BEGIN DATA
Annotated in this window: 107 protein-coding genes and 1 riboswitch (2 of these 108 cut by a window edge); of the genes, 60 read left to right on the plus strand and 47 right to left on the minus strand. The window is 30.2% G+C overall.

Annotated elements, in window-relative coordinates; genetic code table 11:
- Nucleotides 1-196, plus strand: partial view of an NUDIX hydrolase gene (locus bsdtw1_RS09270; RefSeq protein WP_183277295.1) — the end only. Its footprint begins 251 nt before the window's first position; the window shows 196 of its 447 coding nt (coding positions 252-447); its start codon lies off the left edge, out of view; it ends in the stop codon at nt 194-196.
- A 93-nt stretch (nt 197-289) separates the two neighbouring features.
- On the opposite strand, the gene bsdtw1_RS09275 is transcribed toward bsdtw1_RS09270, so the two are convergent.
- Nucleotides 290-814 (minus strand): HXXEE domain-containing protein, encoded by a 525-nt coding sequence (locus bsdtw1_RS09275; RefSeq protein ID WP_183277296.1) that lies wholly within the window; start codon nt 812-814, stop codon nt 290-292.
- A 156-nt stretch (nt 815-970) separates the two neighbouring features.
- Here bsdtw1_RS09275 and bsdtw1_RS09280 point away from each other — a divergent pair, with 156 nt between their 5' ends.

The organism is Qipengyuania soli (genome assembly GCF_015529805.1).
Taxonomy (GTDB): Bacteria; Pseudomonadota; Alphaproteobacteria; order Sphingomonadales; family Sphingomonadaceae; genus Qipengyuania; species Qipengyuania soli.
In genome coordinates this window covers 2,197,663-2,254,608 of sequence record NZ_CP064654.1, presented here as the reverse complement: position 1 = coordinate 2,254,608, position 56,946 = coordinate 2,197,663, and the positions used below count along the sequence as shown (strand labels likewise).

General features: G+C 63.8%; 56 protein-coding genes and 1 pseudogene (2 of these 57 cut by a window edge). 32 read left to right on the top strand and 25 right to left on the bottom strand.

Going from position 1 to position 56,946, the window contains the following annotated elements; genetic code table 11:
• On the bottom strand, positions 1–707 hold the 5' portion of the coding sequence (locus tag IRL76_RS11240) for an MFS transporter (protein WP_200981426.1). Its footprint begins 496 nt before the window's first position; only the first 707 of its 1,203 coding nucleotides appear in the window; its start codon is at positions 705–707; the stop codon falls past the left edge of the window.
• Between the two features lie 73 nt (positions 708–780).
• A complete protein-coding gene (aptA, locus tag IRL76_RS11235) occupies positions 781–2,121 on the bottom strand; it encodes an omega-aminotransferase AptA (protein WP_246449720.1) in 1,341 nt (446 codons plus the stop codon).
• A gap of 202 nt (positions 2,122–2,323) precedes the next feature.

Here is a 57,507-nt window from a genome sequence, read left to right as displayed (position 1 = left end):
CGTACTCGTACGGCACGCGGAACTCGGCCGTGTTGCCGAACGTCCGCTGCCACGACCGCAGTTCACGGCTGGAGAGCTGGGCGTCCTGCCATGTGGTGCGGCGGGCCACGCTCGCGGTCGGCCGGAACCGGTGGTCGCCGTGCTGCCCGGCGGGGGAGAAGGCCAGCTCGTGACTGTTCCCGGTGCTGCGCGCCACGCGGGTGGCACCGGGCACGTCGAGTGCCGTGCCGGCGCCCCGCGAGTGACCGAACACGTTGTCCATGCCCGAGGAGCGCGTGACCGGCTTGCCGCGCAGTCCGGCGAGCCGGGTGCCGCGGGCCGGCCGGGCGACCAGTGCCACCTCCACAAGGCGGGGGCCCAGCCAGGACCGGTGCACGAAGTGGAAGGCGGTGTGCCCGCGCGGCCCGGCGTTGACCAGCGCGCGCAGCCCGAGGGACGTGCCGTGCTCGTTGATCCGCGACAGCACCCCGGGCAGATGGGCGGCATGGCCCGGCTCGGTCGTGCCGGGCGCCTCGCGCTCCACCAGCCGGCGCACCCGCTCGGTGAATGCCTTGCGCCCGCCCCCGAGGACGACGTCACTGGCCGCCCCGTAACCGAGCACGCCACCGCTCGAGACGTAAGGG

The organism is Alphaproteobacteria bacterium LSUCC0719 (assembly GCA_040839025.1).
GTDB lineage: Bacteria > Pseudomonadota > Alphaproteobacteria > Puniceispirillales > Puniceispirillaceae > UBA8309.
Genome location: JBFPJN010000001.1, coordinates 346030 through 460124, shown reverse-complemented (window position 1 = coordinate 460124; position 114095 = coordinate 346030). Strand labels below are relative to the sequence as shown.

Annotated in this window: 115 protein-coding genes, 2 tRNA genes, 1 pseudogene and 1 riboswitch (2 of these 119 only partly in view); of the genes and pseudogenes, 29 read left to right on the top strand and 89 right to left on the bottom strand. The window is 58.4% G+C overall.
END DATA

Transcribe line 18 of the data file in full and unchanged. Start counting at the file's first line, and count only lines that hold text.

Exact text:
Here is a 57,507-nt window from a genome sequence, read left to right as displayed (position 1 = left end):